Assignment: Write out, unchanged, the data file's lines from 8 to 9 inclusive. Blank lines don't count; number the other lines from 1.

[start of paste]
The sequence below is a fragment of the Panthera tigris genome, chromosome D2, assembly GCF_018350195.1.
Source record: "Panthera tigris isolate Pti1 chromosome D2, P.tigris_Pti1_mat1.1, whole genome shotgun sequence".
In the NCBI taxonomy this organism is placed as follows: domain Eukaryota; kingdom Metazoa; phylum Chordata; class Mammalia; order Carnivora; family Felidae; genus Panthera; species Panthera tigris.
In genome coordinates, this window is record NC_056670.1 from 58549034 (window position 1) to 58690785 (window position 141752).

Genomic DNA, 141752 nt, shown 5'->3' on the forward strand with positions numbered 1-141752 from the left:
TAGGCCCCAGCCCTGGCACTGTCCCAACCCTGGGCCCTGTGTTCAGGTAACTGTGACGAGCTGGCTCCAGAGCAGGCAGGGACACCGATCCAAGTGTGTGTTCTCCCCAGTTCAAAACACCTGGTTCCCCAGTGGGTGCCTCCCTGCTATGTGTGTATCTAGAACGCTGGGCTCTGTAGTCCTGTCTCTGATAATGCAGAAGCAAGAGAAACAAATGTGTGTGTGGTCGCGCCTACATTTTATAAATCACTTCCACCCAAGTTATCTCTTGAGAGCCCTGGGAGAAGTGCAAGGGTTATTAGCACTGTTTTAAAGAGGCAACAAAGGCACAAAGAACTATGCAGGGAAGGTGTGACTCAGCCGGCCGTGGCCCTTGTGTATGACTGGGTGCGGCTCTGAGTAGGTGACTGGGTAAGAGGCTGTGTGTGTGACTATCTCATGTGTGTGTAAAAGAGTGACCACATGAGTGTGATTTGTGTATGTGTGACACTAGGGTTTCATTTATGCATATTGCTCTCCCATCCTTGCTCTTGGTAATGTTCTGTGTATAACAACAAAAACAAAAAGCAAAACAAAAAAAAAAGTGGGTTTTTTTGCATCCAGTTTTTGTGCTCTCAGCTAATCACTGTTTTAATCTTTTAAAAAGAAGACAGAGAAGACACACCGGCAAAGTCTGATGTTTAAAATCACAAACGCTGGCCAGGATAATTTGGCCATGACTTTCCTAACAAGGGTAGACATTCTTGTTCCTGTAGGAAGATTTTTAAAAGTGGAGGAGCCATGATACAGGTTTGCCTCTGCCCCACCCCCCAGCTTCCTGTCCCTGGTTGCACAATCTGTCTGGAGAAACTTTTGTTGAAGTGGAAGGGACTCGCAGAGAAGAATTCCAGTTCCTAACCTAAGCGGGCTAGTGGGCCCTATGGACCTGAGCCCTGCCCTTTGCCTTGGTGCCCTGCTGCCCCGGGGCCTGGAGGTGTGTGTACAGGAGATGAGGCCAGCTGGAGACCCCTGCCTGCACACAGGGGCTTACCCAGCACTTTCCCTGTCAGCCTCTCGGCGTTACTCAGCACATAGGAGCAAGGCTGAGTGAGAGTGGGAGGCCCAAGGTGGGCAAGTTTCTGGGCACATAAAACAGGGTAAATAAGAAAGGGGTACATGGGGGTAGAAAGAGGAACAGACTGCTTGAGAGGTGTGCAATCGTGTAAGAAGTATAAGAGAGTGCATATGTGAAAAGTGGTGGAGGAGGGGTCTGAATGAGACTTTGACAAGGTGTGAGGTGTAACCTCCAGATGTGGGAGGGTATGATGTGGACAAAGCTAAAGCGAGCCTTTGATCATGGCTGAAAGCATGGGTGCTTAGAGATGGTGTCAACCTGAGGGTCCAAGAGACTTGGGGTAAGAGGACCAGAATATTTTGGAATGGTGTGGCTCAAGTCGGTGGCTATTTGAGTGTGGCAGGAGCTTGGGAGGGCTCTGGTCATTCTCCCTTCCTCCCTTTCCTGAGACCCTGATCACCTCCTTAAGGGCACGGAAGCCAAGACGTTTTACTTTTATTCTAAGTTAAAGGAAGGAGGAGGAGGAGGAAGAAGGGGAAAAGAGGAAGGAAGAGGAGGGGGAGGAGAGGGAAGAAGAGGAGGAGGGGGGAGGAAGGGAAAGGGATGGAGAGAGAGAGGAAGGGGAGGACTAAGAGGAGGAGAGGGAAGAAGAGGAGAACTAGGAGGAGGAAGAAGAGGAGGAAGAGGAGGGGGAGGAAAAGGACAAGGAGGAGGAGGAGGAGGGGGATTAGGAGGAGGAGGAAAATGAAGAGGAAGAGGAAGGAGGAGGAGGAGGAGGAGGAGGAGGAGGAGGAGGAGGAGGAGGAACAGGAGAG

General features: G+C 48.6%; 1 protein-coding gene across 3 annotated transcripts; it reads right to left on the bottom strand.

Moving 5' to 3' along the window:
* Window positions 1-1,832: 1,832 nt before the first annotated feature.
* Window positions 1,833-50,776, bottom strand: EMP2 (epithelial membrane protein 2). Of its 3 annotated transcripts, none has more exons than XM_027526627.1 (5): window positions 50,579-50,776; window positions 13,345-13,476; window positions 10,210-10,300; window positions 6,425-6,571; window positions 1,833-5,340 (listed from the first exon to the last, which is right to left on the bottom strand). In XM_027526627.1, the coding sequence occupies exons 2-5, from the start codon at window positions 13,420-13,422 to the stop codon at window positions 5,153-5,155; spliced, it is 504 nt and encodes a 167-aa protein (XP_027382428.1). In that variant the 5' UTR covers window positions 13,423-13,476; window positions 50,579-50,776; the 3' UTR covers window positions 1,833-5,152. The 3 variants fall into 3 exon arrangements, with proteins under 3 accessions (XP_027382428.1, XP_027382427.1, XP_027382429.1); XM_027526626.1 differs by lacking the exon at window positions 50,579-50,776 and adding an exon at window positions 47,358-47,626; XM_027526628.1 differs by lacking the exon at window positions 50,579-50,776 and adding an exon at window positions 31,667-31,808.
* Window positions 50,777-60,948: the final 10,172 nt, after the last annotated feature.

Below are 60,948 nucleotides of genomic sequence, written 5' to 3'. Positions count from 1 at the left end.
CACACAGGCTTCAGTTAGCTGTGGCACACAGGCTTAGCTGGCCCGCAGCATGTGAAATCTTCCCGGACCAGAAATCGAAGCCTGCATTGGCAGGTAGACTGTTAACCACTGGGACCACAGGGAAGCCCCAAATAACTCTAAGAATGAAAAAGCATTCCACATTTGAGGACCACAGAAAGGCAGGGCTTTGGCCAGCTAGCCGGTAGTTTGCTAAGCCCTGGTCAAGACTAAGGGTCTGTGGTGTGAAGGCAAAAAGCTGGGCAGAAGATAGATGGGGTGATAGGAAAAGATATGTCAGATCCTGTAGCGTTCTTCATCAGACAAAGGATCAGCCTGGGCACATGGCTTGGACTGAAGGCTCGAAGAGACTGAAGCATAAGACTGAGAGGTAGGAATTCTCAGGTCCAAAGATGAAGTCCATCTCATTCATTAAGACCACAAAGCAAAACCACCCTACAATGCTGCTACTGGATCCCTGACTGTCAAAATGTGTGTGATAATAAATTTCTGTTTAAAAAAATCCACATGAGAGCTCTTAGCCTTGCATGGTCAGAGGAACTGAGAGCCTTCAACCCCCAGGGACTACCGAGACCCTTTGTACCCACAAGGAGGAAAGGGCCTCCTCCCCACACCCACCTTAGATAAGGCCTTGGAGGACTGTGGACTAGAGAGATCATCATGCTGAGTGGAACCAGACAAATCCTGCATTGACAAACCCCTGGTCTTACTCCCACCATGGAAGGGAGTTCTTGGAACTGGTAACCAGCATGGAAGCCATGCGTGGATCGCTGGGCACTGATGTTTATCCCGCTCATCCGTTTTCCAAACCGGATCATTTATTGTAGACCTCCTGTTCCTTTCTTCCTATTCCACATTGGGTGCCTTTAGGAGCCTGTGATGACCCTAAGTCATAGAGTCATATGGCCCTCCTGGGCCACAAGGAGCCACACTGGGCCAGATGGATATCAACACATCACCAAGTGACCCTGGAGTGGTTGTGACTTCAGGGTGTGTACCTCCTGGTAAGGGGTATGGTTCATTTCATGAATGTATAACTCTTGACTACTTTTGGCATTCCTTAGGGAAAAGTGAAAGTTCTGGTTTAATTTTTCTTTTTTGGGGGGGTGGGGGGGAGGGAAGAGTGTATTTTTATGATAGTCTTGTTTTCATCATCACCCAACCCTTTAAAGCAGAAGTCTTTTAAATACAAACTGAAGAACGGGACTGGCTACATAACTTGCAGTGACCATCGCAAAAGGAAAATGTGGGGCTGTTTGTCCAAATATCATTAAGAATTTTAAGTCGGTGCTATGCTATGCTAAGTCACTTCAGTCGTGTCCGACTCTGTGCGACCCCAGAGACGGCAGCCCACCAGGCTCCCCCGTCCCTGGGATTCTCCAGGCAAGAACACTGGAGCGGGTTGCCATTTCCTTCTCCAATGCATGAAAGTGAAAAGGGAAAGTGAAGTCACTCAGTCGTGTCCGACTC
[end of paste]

Moving 5' to 3' along the window:
* Window positions 1-1,832: 1,832 nt before the first annotated feature.